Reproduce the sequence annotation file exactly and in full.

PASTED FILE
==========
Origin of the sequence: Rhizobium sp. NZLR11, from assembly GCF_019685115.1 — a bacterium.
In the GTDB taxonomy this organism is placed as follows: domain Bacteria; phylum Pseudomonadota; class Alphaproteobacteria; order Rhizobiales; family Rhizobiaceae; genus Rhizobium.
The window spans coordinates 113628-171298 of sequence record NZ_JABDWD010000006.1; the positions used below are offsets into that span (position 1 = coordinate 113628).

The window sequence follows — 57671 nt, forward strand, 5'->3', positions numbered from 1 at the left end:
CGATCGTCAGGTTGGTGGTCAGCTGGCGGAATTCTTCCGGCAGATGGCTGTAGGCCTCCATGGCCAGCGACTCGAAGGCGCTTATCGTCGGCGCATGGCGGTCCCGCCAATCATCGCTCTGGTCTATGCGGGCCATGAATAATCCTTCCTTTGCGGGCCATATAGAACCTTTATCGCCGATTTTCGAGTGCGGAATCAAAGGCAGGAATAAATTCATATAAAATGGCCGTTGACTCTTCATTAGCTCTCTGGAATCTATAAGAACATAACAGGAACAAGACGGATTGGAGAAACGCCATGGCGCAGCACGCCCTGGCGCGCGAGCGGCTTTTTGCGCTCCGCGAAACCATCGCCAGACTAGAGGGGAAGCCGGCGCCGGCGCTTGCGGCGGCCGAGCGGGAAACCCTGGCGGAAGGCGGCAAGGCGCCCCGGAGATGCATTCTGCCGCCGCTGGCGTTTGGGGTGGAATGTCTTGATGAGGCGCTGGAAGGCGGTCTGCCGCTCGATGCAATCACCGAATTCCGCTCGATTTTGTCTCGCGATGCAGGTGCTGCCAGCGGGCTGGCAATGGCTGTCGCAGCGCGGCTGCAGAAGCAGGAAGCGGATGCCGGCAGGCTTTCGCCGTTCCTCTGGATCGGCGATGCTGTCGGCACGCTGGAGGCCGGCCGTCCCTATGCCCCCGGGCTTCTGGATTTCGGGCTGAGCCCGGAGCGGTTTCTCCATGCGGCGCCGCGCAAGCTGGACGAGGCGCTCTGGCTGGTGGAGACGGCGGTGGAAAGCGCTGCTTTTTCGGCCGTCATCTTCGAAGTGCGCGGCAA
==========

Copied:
Origin of the sequence: Rhizobium sp. NZLR11, from assembly GCF_019685115.1 — a bacterium.
In the GTDB taxonomy this organism is placed as follows: domain Bacteria; phylum Pseudomonadota; class Alphaproteobacteria; order Rhizobiales; family Rhizobiaceae; genus Rhizobium.
The window spans coordinates 113628-171298 of sequence record NZ_JABDWD010000006.1; the positions used below are offsets into that span (position 1 = coordinate 113628).

The window sequence follows — 57671 nt, forward strand, 5'->3', positions numbered from 1 at the left end:
CGATCGTCAGGTTGGTGGTCAGCTGGCGGAATTCTTCCGGCAGATGGCTGTAGGCCTCCATGGCCAGCGACTCGAAGGCGCTTATCGTCGGCGCATGGCGGTCCCGCCAATCATCGCTCTGGTCTATGCGGGCCATGAATAATCCTTCCTTTGCGGGCCATATAGAACCTTTATCGCCGATTTTCGAGTGCGGAATCAAAGGCAGGAATAAATTCATATAAAATGGCCGTTGACTCTTCATTAGCTCTCTGGAATCTATAAGAACATAACAGGAACAAGACGGATTGGAGAAACGCCATGGCGCAGCACGCCCTGGCGCGCGAGCGGCTTTTTGCGCTCCGCGAAACCATCGCCAGACTAGAGGGGAAGCCGGCGCCGGCGCTTGCGGCGGCCGAGCGGGAAACCCTGGCGGAAGGCGGCAAGGCGCCCCGGAGATGCATTCTGCCGCCGCTGGCGTTTGGGGTGGAATGTCTTGATGAGGCGCTGGAAGGCGGTCTGCCGCTCGATGCAATCACCGAATTCCGCTCGATTTTGTCTCGCGATGCAGGTGCTGCCAGCGGGCTGGCAATGGCTGTCGCAGCGCGGCTGCAGAAGCAGGAAGCGGATGCCGGCAGGCTTTCGCCGTTCCTCTGGATCGGCGATGCTGTCGGCACGCTGGAGGCCGGCCGTCCCTATGCCCCCGGGCTTCTGGATTTCGGGCTGAGCCCGGAGCGGTTTCTCCATGCGGCGCCGCGCAAGCTGGACGAGGCGCTCTGGCTGGTGGAGACGGCGGTGGAAAGCGCTGCTTTTTCGGCCGTCATCTTCGAAGTGCGCGGCAA